When we were dealing with one variable, the graph of an inequality was some interval on the real number line. Now we are dealing with two variables, and the graph of an inequality is the set of all ordered pairs (x, y) that satisfy the inequality. Typically, this will be represented by a half-plane.

- Replace the inequality with an equal sign and sketch the resulting equation. Use a solid line if the equal to is included (<= or >=) and a dashed line of the inequality is strict (< or >).
- Pick a test point not on the graph of the equation. If that test point satisfies the inequality, then shade every point on the side of the inequality that includes your test point. If the test point doesn't satisfy the inequality, then shade the other side of the inequality.

The solution to a system of inequalities is the set of all ordered pairs (x, y) that satisfy all the inequalities simultaneously.

The solution to the system of linear inequalities given is sketched to the right.

( x - 3)^{2} + ( y - 3)^{2} < 4

x + y <= 5

2x + 3y <= 12

Notice the circle is dotted (dashed) instead of solid. This is because there is a strict inequality (< or >), that is, the equal to is not included.

Now, one misleading thing about generating the output on a computer is that it looks very easy to sketch the system. In reality, there are four ways you can sketch the solution to a system of linear inequalities

- Draw all the lines and curves. Pick a test point in each region (there will be many regions - there are 8 in the figure shown). Drawback - way too much work.
- Shade each inequality as it is encountered. Whatever is shaded for each inequality is the solution. If there are three inequalities, whatever is shaded three times is the solution. If there are five inequalities, then whatever is shaded five times is the solution. Drawback - if you do a good job of shading, and you should, it becomes difficult to tell what is shaded three times as opposed to what is shaded four times.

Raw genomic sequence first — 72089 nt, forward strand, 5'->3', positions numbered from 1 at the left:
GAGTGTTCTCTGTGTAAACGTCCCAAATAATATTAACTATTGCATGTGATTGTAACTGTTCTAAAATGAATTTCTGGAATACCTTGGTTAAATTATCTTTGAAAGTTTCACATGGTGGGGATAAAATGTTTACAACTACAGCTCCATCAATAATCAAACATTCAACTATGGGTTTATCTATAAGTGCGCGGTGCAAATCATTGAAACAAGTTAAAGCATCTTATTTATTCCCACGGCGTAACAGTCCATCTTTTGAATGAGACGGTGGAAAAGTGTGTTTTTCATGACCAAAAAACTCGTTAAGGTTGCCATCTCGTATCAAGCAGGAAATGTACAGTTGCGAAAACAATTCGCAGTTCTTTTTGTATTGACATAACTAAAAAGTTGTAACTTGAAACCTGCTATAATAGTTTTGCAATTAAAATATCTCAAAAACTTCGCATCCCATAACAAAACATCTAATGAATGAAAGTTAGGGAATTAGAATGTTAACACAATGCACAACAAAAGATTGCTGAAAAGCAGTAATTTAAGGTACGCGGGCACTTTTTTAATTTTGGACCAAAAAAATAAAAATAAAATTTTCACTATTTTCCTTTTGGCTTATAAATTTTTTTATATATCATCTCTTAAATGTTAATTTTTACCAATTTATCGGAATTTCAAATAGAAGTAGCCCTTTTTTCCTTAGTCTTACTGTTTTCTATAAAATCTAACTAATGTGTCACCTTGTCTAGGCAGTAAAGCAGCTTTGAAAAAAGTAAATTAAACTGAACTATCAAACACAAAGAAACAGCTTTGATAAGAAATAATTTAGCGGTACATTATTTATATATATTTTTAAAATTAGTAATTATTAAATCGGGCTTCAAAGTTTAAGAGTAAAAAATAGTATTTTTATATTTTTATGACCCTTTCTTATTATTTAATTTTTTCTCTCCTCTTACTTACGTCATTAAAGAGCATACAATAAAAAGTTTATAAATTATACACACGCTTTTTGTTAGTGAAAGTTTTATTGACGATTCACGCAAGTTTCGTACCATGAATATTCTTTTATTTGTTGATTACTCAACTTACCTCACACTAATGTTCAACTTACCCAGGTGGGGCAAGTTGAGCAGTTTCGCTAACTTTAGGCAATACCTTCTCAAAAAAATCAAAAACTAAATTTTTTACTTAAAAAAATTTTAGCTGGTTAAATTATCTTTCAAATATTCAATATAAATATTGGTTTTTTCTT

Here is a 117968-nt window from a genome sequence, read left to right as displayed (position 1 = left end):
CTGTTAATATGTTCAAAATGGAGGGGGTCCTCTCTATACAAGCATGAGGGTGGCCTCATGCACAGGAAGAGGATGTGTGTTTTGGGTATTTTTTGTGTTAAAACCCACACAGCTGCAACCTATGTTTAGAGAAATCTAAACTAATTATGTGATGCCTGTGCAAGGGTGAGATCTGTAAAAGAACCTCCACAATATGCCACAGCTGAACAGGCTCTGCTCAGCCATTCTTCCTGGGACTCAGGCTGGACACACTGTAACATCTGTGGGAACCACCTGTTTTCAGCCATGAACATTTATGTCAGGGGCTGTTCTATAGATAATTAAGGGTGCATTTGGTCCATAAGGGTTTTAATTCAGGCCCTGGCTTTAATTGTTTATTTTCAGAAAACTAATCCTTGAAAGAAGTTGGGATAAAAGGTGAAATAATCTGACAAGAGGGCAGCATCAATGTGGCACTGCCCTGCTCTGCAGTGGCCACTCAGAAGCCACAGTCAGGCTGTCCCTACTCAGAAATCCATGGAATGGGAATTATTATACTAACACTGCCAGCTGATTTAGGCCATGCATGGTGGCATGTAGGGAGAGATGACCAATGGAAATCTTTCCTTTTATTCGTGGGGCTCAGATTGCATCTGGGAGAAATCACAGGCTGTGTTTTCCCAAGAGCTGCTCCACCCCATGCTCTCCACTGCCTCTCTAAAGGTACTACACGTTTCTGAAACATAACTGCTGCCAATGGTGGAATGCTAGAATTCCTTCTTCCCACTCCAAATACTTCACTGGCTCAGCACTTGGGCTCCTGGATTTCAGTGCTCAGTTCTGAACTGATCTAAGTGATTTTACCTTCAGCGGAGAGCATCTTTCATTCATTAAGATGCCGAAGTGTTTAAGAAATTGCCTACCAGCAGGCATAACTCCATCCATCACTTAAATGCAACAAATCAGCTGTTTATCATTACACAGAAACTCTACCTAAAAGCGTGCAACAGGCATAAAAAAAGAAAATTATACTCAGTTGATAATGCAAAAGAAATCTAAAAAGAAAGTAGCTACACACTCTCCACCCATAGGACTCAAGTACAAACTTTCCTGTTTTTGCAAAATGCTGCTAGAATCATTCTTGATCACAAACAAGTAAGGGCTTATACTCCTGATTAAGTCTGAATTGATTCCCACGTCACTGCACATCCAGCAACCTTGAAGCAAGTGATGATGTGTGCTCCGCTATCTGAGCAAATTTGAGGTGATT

- Shade each inequality as it is encountered, but shade the false part in each case. The contrapositive of "if doesn't work, then shaded" is "if not shaded, then works". In other words, whatever is left unshaded will be the part that is the solution. Drawback - your answers will be unshaded where the books will be shaded.
- Shade just the correct edge of each inequality. Then you can extend those to see which regions are shaded on all sides.

Whichever technique you use, write the word "yes" or something similar in the solution region.

- Write the equation for each boundary on the graph.
- Pick a test point in the solution region and substitute it into the equation.
- Replace the equal sign by whichever inequality is needed to make the statement true. Include the equal sign if it is a solid line and don't include the equal sign in the inequality if it is a dashed line.